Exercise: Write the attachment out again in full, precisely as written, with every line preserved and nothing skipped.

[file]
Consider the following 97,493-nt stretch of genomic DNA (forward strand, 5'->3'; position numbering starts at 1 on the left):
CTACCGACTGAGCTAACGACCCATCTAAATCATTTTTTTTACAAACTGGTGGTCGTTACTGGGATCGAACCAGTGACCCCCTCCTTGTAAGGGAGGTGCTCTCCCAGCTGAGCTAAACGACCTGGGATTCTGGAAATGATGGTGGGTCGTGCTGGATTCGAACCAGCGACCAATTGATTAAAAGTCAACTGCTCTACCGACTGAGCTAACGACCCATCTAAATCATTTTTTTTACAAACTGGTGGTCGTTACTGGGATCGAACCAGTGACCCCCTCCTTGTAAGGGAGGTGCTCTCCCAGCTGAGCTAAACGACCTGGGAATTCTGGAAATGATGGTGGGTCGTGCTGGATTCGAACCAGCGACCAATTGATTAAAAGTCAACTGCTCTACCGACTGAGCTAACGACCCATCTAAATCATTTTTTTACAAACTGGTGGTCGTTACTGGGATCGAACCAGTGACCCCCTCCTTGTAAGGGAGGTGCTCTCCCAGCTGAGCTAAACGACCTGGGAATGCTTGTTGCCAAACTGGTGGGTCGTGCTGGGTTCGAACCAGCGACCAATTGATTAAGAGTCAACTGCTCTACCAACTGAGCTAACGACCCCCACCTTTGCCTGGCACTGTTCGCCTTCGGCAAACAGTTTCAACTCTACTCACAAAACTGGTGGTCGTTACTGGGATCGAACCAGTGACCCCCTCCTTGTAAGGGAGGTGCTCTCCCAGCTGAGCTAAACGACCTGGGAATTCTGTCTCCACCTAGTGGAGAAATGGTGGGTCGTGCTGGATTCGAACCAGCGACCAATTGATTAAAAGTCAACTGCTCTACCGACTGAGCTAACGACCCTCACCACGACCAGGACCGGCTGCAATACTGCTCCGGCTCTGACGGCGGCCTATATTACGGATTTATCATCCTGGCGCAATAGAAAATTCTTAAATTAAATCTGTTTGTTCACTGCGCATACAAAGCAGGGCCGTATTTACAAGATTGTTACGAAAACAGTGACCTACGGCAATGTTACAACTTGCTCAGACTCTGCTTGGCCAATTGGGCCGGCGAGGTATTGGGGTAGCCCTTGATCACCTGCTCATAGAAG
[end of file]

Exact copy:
Consider the following 97,493-nt stretch of genomic DNA (forward strand, 5'->3'; position numbering starts at 1 on the left):
CTACCGACTGAGCTAACGACCCATCTAAATCATTTTTTTTACAAACTGGTGGTCGTTACTGGGATCGAACCAGTGACCCCCTCCTTGTAAGGGAGGTGCTCTCCCAGCTGAGCTAAACGACCTGGGATTCTGGAAATGATGGTGGGTCGTGCTGGATTCGAACCAGCGACCAATTGATTAAAAGTCAACTGCTCTACCGACTGAGCTAACGACCCATCTAAATCATTTTTTTTACAAACTGGTGGTCGTTACTGGGATCGAACCAGTGACCCCCTCCTTGTAAGGGAGGTGCTCTCCCAGCTGAGCTAAACGACCTGGGAATTCTGGAAATGATGGTGGGTCGTGCTGGATTCGAACCAGCGACCAATTGATTAAAAGTCAACTGCTCTACCGACTGAGCTAACGACCCATCTAAATCATTTTTTTACAAACTGGTGGTCGTTACTGGGATCGAACCAGTGACCCCCTCCTTGTAAGGGAGGTGCTCTCCCAGCTGAGCTAAACGACCTGGGAATGCTTGTTGCCAAACTGGTGGGTCGTGCTGGGTTCGAACCAGCGACCAATTGATTAAGAGTCAACTGCTCTACCAACTGAGCTAACGACCCCCACCTTTGCCTGGCACTGTTCGCCTTCGGCAAACAGTTTCAACTCTACTCACAAAACTGGTGGTCGTTACTGGGATCGAACCAGTGACCCCCTCCTTGTAAGGGAGGTGCTCTCCCAGCTGAGCTAAACGACCTGGGAATTCTGTCTCCACCTAGTGGAGAAATGGTGGGTCGTGCTGGATTCGAACCAGCGACCAATTGATTAAAAGTCAACTGCTCTACCGACTGAGCTAACGACCCTCACCACGACCAGGACCGGCTGCAATACTGCTCCGGCTCTGACGGCGGCCTATATTACGGATTTATCATCCTGGCGCAATAGAAAATTCTTAAATTAAATCTGTTTGTTCACTGCGCATACAAAGCAGGGCCGTATTTACAAGATTGTTACGAAAACAGTGACCTACGGCAATGTTACAACTTGCTCAGACTCTGCTTGGCCAATTGGGCCGGCGAGGTATTGGGGTAGCCCTTGATCACCTGCTCATAGAAG